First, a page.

When I first started working in marketing, my blog writing process looked something like this: go to work on Monday, read industry articles to come up with a new blog topic, write the blog, make revisions and publish the next day.
And I did this over and over every week.
Occasionally, I’d think ahead and write down blog topic ideas for upcoming weeks. But most of the time, I was so busy sitting in on meetings, constantly updating the website and working on other projects, that I simply didn’t have time to stay ahead of the game.
Over the years, I’ve learned that this is a common challenge for marketing teams. In fact, according to a survey by Gleanster Research and Kapost, managing the overall content process is the biggest challenge among businesses, and 36% of them said the lack of a centralized calendar was their top reason for missing deadlines.
Having an editorial calendar in place can make a big difference to the content process: 85% of marketing top performers managed an editorial calendar for content production. So, how do you go about developing an editorial calendar and making it work for your business?
What Is an Editorial Calendar, and Why Is It Valuable for My Business?
An editorial calendar is a timeline of what content you want to publish and when. Some teams use content marketing software to manage their editorial calendar; others simply set up a spreadsheet in Excel or Google Drive.
You can plan editorial calendars on a monthly, quarterly or even yearly basis. Personally, I love creating quarterly editorial calendars for clients – especially when the client is publishing blogs once or twice a week.
Creating an editorial calendar helps everyone – from writers and editors to marketing managers and executives – stay on the same page about all upcoming content marketing initiatives. An editorial calendar:
- Makes publishing new content consistently seem more manageable
- Lets you strategically plan your content rather than rushing to find topics last-minute
- Helps you see the big picture of your content marketing initiatives
- Helps save time and streamline the writing process
- Makes collaboration among marketing teams easier
- Helps you figure out what topics are — and aren’t — working
- Allows you to repurpose content and topics in the future
5 Tips for Creating a Successful Editorial Calendar
1. Include the Right Information
Editorial calendars vary from company to company, but here’s some important information to include:
- Target keyword(s)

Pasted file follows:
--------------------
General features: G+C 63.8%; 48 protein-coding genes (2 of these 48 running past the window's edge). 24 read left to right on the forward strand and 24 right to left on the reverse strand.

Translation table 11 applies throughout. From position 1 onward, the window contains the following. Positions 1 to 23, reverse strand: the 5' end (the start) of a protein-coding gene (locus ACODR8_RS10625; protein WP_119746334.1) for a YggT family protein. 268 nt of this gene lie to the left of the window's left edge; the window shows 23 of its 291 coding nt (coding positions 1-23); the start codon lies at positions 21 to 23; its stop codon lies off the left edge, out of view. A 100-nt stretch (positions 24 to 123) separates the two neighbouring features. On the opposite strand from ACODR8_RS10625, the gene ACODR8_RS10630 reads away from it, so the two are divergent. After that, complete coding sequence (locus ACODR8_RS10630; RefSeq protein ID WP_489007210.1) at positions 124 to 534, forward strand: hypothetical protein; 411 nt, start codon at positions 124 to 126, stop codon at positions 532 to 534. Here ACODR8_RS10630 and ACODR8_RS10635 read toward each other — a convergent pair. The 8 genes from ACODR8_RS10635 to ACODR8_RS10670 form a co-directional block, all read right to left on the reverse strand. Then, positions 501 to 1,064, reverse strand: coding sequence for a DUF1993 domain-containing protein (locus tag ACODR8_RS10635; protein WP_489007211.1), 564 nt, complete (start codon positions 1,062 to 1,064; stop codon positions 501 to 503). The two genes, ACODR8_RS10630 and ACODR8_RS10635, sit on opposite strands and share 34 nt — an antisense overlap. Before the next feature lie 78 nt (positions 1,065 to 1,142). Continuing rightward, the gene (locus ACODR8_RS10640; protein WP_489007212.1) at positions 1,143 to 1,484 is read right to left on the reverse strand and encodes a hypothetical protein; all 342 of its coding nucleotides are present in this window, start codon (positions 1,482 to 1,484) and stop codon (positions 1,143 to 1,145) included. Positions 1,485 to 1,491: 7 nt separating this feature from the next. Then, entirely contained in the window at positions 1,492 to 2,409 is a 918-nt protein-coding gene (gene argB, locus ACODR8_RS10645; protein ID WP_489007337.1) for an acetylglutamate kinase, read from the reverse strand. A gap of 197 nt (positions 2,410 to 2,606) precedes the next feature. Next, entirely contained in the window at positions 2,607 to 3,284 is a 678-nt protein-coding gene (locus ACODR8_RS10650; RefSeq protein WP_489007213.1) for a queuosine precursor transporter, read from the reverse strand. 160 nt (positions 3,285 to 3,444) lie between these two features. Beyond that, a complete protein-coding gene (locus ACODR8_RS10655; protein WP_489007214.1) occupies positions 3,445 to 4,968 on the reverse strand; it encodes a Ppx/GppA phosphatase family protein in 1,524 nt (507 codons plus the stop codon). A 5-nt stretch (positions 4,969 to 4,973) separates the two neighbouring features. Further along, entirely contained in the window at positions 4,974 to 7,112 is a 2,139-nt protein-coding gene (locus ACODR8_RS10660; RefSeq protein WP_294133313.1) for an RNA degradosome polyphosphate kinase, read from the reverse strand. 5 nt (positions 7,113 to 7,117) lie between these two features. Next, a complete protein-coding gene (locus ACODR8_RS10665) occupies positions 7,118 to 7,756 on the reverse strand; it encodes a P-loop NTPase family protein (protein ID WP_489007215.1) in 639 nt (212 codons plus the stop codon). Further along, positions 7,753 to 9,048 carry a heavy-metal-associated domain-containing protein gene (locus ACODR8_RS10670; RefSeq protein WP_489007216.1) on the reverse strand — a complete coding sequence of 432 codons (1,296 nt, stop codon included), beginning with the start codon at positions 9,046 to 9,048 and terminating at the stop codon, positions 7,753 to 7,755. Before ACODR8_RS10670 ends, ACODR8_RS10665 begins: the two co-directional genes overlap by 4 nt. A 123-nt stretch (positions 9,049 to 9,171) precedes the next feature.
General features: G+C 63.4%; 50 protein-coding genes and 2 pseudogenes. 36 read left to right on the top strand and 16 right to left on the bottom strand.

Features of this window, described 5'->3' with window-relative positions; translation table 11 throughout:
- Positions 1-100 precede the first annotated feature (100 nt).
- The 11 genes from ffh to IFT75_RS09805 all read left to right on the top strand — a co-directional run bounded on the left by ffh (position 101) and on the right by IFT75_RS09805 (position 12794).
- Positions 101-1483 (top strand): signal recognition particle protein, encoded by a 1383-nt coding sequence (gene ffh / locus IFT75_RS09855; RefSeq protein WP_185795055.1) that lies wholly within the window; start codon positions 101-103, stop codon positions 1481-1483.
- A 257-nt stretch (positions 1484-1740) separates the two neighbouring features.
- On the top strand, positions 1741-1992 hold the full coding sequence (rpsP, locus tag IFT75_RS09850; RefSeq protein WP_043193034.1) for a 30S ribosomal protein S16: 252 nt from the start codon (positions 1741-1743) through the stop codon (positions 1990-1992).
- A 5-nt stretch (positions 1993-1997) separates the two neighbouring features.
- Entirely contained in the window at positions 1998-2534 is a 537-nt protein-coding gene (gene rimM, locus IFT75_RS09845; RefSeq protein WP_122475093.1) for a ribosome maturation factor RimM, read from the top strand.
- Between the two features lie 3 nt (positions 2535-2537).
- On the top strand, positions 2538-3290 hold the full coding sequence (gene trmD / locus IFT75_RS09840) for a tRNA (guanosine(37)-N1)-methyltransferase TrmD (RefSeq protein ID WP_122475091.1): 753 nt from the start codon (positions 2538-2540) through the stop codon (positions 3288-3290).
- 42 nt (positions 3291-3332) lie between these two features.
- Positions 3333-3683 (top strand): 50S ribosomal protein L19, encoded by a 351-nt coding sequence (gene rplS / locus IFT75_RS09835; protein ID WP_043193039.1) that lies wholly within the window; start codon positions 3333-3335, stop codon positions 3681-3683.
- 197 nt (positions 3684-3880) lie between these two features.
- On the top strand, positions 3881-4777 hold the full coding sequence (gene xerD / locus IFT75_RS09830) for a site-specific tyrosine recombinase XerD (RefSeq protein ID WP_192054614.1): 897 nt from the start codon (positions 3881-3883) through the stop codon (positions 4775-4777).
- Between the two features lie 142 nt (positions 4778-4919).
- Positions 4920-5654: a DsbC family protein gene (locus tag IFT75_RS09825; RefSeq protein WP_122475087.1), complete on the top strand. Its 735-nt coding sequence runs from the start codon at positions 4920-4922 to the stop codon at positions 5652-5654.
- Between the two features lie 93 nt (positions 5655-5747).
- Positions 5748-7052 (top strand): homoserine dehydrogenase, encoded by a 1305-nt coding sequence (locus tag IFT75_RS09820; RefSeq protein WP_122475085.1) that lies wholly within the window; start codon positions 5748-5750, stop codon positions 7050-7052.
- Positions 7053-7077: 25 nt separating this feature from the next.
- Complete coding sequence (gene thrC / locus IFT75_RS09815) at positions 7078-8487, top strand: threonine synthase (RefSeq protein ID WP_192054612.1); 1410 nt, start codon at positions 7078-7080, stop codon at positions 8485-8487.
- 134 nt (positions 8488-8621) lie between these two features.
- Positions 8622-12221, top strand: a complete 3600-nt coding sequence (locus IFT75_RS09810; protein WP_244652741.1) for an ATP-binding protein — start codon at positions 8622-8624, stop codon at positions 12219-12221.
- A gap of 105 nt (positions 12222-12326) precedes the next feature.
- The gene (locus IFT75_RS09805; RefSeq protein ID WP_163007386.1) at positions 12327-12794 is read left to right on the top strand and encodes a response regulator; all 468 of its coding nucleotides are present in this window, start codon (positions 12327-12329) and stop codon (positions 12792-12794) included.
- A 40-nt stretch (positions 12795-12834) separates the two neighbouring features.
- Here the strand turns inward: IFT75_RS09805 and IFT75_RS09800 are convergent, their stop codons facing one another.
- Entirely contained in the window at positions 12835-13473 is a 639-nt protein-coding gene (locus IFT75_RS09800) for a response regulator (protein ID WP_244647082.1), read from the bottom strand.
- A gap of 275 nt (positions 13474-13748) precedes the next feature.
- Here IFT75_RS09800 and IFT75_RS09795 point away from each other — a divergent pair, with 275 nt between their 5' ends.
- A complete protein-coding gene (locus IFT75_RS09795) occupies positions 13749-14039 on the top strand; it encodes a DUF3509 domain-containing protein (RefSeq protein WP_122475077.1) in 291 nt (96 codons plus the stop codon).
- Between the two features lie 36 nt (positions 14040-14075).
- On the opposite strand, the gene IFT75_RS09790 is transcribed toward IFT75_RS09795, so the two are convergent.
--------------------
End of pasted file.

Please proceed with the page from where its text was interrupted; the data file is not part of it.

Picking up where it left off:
- Target persona(s)
- Projected publish date
- Additional details or notes
Depending on how many people are contributing to writing content, you may also want to include the assigned writer and initial due date.
2. Think Evergreen
Not every content topic needs to be time-sensitive. In fact, balancing timely material with evergreen content is a great way to bring repeat visitors back to your site. This helps make you a go-to resource year-round and takes off some of the pressure of creating real-time marketing content.
3. Plan Your Keywords in Advance
This may seem obvious, but too often, content calendars are created without keywords in mind.
Use a resource like Google Keyword Planner, SEMRush or HubSpot’s keyword tool to see which keywords your audience is searching for along with the search volume and difficulty level. This ensures you’re creating high-quality content that addresses your audience’s pain points.
4. Get Input From Team Members
Developing new topics that are of interest to your audience is difficult – especially as the months go by.
While you may want to have one person in charge of organizing and updating your entire calendar, getting the entire team involved – including management, sales and marketing – with developing new topics brings a new perspective to your content marketing efforts and can help you brainstorm unique ideas you haven’t covered before.
5. Be Flexible
Marketing can be unpredictable. Maybe a new product launches sooner than expected or your CEO comes back from a conference with great ideas and wants to author a guest post.
These are great reasons to make changes to your editorial calendar, and you should feel empowered to do so. Remember: Just because you’ve planned due dates and topics for an entire month or quarter doesn’t mean you need to stick to everything perfectly.
Be flexible, and don’t be afraid to accommodate spur-of-the-moment topics.
Getting Started With an Editorial Calendar
Creating an editorial calendar for the first time can be overwhelming and stressful (I know it was for me), but the beauty of these calendars is that they can be changed at any time. Keep it simple at the beginning, and eventually, you’ll find the format and information that works best for you and your team.
If you could use some guidance on putting together a successful editorial calendar, the team at Clariant Creative can help. Reach out to us today to learn more!